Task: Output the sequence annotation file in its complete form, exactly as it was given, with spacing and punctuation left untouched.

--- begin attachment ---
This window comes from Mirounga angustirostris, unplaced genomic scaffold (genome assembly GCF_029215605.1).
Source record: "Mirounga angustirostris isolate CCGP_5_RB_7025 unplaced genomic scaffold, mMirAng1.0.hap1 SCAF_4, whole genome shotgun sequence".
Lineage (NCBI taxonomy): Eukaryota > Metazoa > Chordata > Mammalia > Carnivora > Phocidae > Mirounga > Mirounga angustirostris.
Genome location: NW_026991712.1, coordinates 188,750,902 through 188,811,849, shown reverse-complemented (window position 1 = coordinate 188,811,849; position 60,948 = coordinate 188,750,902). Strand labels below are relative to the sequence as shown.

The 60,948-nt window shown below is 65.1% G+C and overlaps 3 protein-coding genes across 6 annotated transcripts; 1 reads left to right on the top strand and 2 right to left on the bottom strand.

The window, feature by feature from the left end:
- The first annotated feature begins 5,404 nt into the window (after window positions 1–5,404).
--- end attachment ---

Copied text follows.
This window comes from Mirounga angustirostris, unplaced genomic scaffold (genome assembly GCF_029215605.1).
Source record: "Mirounga angustirostris isolate CCGP_5_RB_7025 unplaced genomic scaffold, mMirAng1.0.hap1 SCAF_4, whole genome shotgun sequence".
Lineage (NCBI taxonomy): Eukaryota > Metazoa > Chordata > Mammalia > Carnivora > Phocidae > Mirounga > Mirounga angustirostris.
Genome location: NW_026991712.1, coordinates 188,750,902 through 188,811,849, shown reverse-complemented (window position 1 = coordinate 188,811,849; position 60,948 = coordinate 188,750,902). Strand labels below are relative to the sequence as shown.

The 60,948-nt window shown below is 65.1% G+C and overlaps 3 protein-coding genes across 6 annotated transcripts; 1 reads left to right on the top strand and 2 right to left on the bottom strand.

The window, feature by feature from the left end:
- The first annotated feature begins 5,404 nt into the window (after window positions 1–5,404).